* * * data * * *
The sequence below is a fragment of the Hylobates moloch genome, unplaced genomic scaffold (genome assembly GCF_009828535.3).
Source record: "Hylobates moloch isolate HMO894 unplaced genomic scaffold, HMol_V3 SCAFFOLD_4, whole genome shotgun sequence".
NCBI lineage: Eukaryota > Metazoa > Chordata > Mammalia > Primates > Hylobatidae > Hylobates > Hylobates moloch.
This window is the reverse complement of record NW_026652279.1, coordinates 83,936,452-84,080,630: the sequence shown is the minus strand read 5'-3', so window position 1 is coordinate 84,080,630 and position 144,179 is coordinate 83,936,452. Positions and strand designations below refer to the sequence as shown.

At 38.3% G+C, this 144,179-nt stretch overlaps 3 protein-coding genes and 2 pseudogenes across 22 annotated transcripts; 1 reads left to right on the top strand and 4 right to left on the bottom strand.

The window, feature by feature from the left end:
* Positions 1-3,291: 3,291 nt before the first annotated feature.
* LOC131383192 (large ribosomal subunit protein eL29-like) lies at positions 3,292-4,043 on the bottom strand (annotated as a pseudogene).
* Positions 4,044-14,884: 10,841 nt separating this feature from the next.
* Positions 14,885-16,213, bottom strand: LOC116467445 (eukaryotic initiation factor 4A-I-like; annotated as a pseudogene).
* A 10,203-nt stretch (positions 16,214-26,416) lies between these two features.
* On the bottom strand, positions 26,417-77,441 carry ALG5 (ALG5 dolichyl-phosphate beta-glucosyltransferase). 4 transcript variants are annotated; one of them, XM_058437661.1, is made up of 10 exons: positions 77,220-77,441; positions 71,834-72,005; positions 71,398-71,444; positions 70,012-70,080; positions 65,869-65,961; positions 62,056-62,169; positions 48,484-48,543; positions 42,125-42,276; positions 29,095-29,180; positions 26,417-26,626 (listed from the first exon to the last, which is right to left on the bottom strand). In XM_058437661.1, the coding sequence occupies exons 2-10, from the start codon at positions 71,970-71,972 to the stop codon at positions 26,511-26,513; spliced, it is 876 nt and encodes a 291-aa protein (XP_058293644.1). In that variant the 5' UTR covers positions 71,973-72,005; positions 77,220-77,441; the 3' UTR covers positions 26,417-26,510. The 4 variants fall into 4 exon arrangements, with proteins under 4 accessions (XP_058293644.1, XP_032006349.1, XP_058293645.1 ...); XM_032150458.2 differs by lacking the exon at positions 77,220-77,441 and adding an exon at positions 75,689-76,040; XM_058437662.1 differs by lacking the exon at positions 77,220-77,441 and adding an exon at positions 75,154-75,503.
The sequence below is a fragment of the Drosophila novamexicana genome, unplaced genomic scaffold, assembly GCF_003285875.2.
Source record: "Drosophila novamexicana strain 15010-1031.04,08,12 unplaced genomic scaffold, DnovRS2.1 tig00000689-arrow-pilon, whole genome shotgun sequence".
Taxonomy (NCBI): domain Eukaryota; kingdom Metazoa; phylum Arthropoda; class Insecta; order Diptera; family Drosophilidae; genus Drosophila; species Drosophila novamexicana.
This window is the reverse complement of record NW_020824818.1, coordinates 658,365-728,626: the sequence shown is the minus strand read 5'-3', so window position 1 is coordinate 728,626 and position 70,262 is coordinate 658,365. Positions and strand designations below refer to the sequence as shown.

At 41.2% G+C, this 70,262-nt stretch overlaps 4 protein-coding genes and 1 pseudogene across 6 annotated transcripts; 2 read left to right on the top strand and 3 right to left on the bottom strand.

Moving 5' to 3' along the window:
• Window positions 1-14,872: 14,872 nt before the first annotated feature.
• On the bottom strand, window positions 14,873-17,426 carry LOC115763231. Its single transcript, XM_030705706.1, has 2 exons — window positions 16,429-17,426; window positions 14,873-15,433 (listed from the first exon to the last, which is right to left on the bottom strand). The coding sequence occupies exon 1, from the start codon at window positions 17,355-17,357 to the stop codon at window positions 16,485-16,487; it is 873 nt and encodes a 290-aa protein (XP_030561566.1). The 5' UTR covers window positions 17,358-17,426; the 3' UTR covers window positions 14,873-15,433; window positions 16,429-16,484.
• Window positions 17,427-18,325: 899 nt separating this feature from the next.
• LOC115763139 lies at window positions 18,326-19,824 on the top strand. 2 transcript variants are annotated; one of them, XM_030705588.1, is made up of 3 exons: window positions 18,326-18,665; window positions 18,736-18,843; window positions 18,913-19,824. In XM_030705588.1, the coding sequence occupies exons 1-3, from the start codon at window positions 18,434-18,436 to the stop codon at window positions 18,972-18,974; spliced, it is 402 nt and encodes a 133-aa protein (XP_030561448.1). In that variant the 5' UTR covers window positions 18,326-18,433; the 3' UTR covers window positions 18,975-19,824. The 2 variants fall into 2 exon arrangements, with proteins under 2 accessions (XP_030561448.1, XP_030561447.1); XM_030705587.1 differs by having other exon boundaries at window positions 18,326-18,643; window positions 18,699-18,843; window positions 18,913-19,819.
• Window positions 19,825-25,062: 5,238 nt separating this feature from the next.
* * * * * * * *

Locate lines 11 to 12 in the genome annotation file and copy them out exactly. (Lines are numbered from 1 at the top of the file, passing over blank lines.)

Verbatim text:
* A 10,203-nt stretch (positions 16,214-26,416) lies between these two features.
* On the bottom strand, positions 26,417-77,441 carry ALG5 (ALG5 dolichyl-phosphate beta-glucosyltransferase). 4 transcript variants are annotated; one of them, XM_058437661.1, is made up of 10 exons: positions 77,220-77,441; positions 71,834-72,005; positions 71,398-71,444; positions 70,012-70,080; positions 65,869-65,961; positions 62,056-62,169; positions 48,484-48,543; positions 42,125-42,276; positions 29,095-29,180; positions 26,417-26,626 (listed from the first exon to the last, which is right to left on the bottom strand). In XM_058437661.1, the coding sequence occupies exons 2-10, from the start codon at positions 71,970-71,972 to the stop codon at positions 26,511-26,513; spliced, it is 876 nt and encodes a 291-aa protein (XP_058293644.1). In that variant the 5' UTR covers positions 71,973-72,005; positions 77,220-77,441; the 3' UTR covers positions 26,417-26,510. The 4 variants fall into 4 exon arrangements, with proteins under 4 accessions (XP_058293644.1, XP_032006349.1, XP_058293645.1 ...); XM_032150458.2 differs by lacking the exon at positions 77,220-77,441 and adding an exon at positions 75,689-76,040; XM_058437662.1 differs by lacking the exon at positions 77,220-77,441 and adding an exon at positions 75,154-75,503.